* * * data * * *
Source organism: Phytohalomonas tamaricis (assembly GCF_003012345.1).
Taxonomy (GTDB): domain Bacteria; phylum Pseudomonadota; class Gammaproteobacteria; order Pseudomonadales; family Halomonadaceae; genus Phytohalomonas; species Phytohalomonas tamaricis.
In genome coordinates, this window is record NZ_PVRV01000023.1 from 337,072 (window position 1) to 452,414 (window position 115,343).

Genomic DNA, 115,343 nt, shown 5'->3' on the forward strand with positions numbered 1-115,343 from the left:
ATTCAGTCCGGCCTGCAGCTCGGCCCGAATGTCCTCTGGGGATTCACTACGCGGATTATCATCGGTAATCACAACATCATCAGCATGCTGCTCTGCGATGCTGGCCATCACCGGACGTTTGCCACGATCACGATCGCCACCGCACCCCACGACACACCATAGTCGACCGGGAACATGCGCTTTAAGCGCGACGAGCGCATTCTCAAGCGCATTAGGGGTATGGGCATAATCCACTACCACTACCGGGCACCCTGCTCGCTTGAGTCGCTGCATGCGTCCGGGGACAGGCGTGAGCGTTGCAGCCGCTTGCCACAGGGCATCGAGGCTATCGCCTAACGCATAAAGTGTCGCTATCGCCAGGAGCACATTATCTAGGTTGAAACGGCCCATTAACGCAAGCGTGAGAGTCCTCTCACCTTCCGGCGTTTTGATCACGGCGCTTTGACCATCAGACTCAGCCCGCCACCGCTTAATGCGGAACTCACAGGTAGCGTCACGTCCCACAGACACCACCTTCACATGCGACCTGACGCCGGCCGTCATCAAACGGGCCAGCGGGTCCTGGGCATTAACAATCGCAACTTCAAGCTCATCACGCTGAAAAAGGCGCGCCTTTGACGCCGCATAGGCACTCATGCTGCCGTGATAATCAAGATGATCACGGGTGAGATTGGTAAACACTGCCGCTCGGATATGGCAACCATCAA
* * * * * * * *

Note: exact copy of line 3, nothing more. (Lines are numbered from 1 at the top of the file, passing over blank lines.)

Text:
In genome coordinates, this window is record NZ_PVRV01000023.1 from 337,072 (window position 1) to 452,414 (window position 115,343).